These pale gray and ivory "tufa towers," located in California's Mono Lake, may look like eerie art instillations, but they occur naturally and are made of limestone. Check out more of these fantastical towers.
Moonlit Mono Lake
Tufa, the unusual rock formations that jut out of Mono Lake in California's Eastern Sierra, are famous for their otherworldly beauty. The greatest concentration of these unique "towers" is located at the south end of the lake. In the photo above, the moon rises over one of the dark ivory towers.
Made of limestone, tufa forms as a byproduct of the precipitation of carbonate minerals from surrounding water. When water from heated underwater hot springs rich in calcium meet with the carbonates in lake water, the result is calcium carbonate, also known as limestone.
Sun Over Tufa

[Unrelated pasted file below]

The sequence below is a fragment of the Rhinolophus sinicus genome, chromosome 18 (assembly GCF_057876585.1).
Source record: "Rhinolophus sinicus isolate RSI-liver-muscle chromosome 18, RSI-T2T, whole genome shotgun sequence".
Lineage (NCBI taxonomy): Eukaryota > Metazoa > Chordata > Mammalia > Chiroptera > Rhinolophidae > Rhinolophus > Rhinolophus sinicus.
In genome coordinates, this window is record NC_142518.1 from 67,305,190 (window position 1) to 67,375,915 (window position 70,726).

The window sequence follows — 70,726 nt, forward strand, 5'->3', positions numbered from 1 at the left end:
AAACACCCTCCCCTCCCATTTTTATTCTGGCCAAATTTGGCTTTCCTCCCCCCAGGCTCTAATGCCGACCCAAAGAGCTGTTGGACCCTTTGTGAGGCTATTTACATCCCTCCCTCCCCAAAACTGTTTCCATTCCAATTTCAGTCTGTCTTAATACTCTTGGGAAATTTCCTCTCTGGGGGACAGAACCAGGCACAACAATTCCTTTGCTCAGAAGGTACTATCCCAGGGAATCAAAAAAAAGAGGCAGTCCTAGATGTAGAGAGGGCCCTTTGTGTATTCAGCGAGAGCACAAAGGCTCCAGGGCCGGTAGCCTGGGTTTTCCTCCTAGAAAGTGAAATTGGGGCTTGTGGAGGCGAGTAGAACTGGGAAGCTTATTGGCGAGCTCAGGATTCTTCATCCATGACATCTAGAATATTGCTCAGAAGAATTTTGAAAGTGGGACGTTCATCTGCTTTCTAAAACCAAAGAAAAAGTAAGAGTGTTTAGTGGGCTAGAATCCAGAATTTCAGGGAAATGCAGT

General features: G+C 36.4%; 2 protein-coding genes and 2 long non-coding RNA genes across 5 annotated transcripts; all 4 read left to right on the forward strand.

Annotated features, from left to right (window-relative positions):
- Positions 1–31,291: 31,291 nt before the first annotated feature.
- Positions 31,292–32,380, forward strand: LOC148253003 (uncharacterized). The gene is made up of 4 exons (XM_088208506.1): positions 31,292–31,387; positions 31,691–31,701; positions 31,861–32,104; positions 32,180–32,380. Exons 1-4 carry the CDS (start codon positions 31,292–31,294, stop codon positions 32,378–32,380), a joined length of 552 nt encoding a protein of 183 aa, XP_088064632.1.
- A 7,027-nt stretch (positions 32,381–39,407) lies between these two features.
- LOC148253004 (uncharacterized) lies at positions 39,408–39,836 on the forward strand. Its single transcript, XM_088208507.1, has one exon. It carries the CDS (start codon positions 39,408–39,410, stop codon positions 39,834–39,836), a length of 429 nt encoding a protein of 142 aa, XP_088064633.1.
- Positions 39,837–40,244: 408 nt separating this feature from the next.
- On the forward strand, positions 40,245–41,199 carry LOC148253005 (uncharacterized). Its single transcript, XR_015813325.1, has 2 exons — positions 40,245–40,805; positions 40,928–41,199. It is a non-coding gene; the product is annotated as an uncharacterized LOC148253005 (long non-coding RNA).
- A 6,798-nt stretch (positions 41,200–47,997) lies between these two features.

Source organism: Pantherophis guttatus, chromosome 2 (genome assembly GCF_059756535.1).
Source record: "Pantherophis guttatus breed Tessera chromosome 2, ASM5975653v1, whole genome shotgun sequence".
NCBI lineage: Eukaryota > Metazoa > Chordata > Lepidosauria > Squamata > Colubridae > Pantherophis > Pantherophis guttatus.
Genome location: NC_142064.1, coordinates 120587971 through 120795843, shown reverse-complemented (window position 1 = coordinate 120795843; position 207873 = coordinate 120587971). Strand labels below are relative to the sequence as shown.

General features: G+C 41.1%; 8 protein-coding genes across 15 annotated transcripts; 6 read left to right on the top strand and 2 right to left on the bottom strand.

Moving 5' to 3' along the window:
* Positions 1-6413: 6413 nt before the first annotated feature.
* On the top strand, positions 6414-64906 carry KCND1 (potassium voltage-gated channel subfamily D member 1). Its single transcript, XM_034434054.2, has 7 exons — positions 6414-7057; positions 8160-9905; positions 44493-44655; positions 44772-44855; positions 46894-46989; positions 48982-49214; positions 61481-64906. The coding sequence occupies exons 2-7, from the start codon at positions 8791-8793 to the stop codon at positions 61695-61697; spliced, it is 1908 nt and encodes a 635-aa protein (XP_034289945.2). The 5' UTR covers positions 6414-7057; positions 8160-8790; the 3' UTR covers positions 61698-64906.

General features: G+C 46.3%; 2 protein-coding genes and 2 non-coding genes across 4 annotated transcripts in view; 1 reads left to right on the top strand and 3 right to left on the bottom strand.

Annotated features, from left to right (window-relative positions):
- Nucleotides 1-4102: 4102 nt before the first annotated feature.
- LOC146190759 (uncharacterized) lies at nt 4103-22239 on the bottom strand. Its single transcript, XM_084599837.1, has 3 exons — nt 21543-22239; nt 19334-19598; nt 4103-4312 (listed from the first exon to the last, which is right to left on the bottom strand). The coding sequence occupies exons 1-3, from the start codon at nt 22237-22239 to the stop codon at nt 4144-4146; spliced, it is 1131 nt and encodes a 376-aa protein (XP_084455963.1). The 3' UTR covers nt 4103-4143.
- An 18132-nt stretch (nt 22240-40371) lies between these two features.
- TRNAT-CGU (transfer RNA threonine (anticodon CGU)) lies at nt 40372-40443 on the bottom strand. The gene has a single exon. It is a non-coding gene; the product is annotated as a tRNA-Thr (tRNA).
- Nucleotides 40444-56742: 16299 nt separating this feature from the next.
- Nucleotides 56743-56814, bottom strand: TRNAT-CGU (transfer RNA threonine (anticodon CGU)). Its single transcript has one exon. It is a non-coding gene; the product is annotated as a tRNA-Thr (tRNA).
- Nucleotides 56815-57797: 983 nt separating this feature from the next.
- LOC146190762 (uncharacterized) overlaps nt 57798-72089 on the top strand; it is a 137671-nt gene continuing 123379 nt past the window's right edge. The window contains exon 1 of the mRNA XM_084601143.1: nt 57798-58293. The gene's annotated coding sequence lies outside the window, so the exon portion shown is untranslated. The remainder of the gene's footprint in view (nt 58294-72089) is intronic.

The uncanny tufa formations take on a golden appearance at sunset.
A Chilling Scene
The formations look especially eerie in this photo, taken during a cool autumn morning.
Another strangely beautiful early morning shot of the tufa formations, with the Sierra Nevada Mountains in the background.
By the Shore
The tufa towers rise like giant sand castles, peeking above Mono Lake's surface.
The odd shapes that tufa take can sometimes resemble coral. Towers like these were once submerged, but gradually began to become visible as water was diverted into the Los Angeles Aqueduct and the surface level of Mono Lake fell.
White Stone, Pink Mountains
hown at sunrise.Mono Lake is what remains of a much larger Pleistocene lake known as Lake Russell, according to the U.S. Geological Survey. Here, the lake is shown at sunrise.
Mono Lake's tall grasses and shrubbery are shown growing along the bottom of this tufa formation.
The delicate white tufa towers formed where freshwater springs percolate up from the bottom of the lake.
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